John August’s Quote-Unquote Apps has released a new typeface for screenwriters called Courier Prime:
I wanted a font that could be substituted letter-for-letter with Courier Final Draft, but look better, both on-screen and printed. I wanted a bolder bold and real italics, not just slanted glyphs.
Alan [Dague-Greene] rose to the challenge, creating a typeface that is unmistakably Courier, but subtly improved in ways you wouldn’t necessarily notice at first.
John has previously worked in graphic design, and he says it is the cruelest irony is that he has now spent over a decade using nothing but twelve-point Courier. I, too, appreciate aesthetics and can understand his struggle. However, I have always liked Courier.
Screenplays were traditionally hammered out on typewriters, which is why modern scribes preserve the look today. I enjoy the analog nostalgia for an era when men wore suits and fedoras and their films were shot in black and white. Also, as an LA native, I have grown up seeing the same buildings and landscapes immortalized by the likes of Billy Wilder and Howard Hawks. To me, Courier is Hollywood.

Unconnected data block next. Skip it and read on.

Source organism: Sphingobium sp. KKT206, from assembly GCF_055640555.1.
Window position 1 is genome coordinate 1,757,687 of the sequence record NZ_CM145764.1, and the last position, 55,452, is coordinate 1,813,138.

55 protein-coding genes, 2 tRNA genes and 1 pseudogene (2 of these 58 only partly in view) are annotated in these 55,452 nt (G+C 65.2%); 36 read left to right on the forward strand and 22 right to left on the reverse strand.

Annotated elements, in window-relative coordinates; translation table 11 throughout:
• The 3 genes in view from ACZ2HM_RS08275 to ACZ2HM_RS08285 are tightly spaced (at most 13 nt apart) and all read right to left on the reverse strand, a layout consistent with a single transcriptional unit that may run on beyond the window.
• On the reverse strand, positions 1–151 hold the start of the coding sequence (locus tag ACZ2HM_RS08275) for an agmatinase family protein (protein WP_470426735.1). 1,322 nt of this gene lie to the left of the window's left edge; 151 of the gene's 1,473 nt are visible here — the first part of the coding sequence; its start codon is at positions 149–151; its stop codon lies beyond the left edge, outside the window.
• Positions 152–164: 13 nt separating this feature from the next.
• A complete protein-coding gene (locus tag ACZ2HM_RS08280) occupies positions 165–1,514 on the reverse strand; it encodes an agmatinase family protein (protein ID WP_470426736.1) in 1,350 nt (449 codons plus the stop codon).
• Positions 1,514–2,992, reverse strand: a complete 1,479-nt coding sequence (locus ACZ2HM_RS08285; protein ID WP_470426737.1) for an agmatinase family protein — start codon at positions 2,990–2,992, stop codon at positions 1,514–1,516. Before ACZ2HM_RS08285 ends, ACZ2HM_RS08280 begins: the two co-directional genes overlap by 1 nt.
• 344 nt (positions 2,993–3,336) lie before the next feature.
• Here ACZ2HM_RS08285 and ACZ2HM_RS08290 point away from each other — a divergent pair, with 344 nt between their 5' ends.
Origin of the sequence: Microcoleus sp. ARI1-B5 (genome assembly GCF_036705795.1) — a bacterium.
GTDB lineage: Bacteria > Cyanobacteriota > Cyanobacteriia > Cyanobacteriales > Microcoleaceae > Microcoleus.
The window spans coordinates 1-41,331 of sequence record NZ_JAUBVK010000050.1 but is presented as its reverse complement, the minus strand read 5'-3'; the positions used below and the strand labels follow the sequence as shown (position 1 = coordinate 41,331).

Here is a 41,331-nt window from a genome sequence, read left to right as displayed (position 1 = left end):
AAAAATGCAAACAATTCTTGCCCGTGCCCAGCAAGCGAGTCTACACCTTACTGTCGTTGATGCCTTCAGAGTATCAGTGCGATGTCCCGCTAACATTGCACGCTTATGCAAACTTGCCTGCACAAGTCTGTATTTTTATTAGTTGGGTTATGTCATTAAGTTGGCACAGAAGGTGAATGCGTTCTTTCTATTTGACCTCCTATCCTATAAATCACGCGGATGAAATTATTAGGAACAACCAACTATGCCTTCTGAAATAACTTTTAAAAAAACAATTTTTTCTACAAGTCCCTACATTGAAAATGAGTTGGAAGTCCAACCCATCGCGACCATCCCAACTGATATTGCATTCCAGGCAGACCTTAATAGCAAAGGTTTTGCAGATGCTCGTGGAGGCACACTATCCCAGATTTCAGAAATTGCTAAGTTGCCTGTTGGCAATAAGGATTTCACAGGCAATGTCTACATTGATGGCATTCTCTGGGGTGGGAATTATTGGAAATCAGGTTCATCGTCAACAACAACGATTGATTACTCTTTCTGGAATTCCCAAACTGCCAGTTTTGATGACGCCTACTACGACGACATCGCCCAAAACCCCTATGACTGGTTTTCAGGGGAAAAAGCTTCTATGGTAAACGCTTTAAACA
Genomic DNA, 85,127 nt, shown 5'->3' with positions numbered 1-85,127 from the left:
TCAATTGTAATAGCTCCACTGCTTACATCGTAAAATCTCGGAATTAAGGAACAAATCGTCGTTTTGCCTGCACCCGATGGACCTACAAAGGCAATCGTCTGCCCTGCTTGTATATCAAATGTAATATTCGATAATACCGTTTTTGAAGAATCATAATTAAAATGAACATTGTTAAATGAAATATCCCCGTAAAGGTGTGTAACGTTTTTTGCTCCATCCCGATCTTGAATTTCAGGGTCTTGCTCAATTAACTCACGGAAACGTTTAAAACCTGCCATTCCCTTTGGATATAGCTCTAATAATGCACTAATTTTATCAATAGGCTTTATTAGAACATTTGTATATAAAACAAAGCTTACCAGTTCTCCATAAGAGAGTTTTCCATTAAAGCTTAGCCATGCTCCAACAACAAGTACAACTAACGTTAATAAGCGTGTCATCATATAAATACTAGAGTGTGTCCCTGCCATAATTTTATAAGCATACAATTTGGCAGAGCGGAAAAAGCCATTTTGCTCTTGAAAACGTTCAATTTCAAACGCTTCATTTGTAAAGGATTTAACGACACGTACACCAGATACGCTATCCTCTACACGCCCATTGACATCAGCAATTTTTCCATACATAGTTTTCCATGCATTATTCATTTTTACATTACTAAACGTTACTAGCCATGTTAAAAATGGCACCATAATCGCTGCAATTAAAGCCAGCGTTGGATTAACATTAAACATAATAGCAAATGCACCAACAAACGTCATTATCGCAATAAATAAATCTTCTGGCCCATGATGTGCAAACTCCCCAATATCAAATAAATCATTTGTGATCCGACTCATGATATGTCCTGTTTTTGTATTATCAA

On a more functional level, the font is easy to read and edit—probably more so for prose authors who must conquer full pages of text. Other fonts such as Times or Helvetica can lead to missed typos since proportional letters blend together, unlike their monospaced counterparts.
So, I welcome a new Courier, especially since Prime has true italics. Every other version’s italics appear awkward or practically unrecognizable from the regular characters. This is the font’s best feature, and I look forward to printing my next novel manuscript in Prime.
It is available for free from Quote-Unquote Apps.